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Just in Time for Father’s Day: A Private Jet With Viewing Platform

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The latest mod con in luxury private jets? An open-air viewing platform, perfect for watching wildlife, engaging in full-contact Parcheesi, or simply lounging with a postprandial sherry while the aircraft is parked overnight. (You didn’t really think you could stand on it while the plane was in flight, did you?!)

Here’s how it works: While the aircraft is on the ground, a massive side door opens up and serves as an awning. The platform, hidden in the fuselage, extends out to create a balcony for the deluxe living space within the plane.

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Two versions of the deck and interior are in the planning stage. The Explorer One concept (shown in the accompanying renderings) is designed for “high-net-worth individuals.” It accommodates a living area with white marble floors, fully equipped office workstation, dining vestibule, wet bar, and entertainment lounge with a curved sofa adjacent to the air deck. The Explorer Four is designed for luxury charter flights to remote locations for up to eight guests. Besides the air deck, this version has four VIP cabins with individual entertainment systems, sofa and chair combinations that convert to full-size double beds, and sleeping quarters for the crew, who will also act as tour guides.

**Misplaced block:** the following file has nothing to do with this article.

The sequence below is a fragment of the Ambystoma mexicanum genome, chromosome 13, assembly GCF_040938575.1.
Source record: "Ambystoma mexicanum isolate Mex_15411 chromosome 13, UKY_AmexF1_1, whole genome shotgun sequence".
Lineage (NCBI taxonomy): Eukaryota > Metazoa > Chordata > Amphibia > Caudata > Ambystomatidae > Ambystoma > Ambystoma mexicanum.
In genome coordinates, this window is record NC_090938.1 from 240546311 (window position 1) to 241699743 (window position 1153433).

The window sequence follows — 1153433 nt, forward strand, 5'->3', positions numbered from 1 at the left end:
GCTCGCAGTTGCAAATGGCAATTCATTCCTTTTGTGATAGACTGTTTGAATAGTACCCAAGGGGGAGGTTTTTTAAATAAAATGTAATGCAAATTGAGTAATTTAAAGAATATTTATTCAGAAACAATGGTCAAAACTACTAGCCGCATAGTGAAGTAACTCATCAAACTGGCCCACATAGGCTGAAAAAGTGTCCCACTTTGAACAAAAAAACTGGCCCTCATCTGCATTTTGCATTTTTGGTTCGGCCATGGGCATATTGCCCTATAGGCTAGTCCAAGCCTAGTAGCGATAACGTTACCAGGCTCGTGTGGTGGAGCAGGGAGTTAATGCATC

The air deck and interiors were designed specifically for U.K.-based BAE Systems’ Avro Business Jet (ABJ) by Design Q, a London consultancy specializing in the luxury transportation sector. The innovation, which the companies say is an industry first, was unveiled this month at an aviation convention in Switzerland.

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Don’t be concerned that you’ll be using your air deck on some noisy runway in, say, Leeds or Hannover. Far from it—literally. The ABJ is able to land on short, unpaved, distant airfields away from civilization. Think Amazon. Think Rajasthan. Several of Design Q’s renderings imply that the air deck will be of particular use on the African savanna, where in utter comfort you can watch at sunset as the zebras nibble on the grass beneath the spreading acacia trees. Ah, time for another sherry.

Mark Orwoll is the international editor at Travel + Leisure.

Photos courtesy of BAE Systems.

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